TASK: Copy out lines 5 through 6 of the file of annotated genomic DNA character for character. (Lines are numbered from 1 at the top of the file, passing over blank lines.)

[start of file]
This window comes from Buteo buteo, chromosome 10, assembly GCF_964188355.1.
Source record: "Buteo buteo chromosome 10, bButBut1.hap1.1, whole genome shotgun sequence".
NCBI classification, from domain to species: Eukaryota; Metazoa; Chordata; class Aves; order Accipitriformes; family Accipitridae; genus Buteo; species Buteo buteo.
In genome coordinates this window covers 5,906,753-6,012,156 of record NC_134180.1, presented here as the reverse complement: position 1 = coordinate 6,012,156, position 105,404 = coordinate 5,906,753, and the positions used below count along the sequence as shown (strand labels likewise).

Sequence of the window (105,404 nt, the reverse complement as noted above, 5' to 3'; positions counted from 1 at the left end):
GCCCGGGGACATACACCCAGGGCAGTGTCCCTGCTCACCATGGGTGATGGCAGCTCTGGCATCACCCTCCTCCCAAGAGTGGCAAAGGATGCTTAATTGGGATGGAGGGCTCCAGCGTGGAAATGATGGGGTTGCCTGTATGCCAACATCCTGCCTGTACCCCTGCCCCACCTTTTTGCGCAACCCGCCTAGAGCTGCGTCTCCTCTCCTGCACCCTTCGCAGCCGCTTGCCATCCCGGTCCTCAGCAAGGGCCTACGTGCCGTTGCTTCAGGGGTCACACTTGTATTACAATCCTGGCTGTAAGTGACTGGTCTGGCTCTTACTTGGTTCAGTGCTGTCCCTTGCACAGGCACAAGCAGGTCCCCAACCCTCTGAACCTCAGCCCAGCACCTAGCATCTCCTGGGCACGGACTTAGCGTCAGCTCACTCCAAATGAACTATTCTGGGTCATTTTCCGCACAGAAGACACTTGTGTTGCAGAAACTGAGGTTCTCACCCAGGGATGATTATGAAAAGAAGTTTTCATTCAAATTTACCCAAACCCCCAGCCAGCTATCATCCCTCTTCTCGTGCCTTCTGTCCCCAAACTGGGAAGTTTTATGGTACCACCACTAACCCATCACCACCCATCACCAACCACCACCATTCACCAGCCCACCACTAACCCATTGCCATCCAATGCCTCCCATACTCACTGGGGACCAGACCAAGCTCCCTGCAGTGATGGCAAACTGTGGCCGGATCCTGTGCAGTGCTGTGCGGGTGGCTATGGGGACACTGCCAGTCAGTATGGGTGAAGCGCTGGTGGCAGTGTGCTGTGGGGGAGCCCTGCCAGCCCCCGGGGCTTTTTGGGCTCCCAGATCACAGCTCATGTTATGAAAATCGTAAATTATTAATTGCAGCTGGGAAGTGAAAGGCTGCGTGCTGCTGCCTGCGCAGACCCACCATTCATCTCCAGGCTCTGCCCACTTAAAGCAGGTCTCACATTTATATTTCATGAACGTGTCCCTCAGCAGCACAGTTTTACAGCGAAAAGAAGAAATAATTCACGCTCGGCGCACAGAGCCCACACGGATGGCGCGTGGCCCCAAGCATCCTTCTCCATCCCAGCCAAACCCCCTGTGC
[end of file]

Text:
Sequence of the window (105,404 nt, the reverse complement as noted above, 5' to 3'; positions counted from 1 at the left end):
GCCCGGGGACATACACCCAGGGCAGTGTCCCTGCTCACCATGGGTGATGGCAGCTCTGGCATCACCCTCCTCCCAAGAGTGGCAAAGGATGCTTAATTGGGATGGAGGGCTCCAGCGTGGAAATGATGGGGTTGCCTGTATGCCAACATCCTGCCTGTACCCCTGCCCCACCTTTTTGCGCAACCCGCCTAGAGCTGCGTCTCCTCTCCTGCACCCTTCGCAGCCGCTTGCCATCCCGGTCCTCAGCAAGGGCCTACGTGCCGTTGCTTCAGGGGTCACACTTGTATTACAATCCTGGCTGTAAGTGACTGGTCTGGCTCTTACTTGGTTCAGTGCTGTCCCTTGCACAGGCACAAGCAGGTCCCCAACCCTCTGAACCTCAGCCCAGCACCTAGCATCTCCTGGGCACGGACTTAGCGTCAGCTCACTCCAAATGAACTATTCTGGGTCATTTTCCGCACAGAAGACACTTGTGTTGCAGAAACTGAGGTTCTCACCCAGGGATGATTATGAAAAGAAGTTTTCATTCAAATTTACCCAAACCCCCAGCCAGCTATCATCCCTCTTCTCGTGCCTTCTGTCCCCAAACTGGGAAGTTTTATGGTACCACCACTAACCCATCACCACCCATCACCAACCACCACCATTCACCAGCCCACCACTAACCCATTGCCATCCAATGCCTCCCATACTCACTGGGGACCAGACCAAGCTCCCTGCAGTGATGGCAAACTGTGGCCGGATCCTGTGCAGTGCTGTGCGGGTGGCTATGGGGACACTGCCAGTCAGTATGGGTGAAGCGCTGGTGGCAGTGTGCTGTGGGGGAGCCCTGCCAGCCCCCGGGGCTTTTTGGGCTCCCAGATCACAGCTCATGTTATGAAAATCGTAAATTATTAATTGCAGCTGGGAAGTGAAAGGCTGCGTGCTGCTGCCTGCGCAGACCCACCATTCATCTCCAGGCTCTGCCCACTTAAAGCAGGTCTCACATTTATATTTCATGAACGTGTCCCTCAGCAGCACAGTTTTACAGCGAAAAGAAGAAATAATTCACGCTCGGCGCACAGAGCCCACACGGATGGCGCGTGGCCCCAAGCATCCTTCTCCATCCCAGCCAAACCCCCTGTGC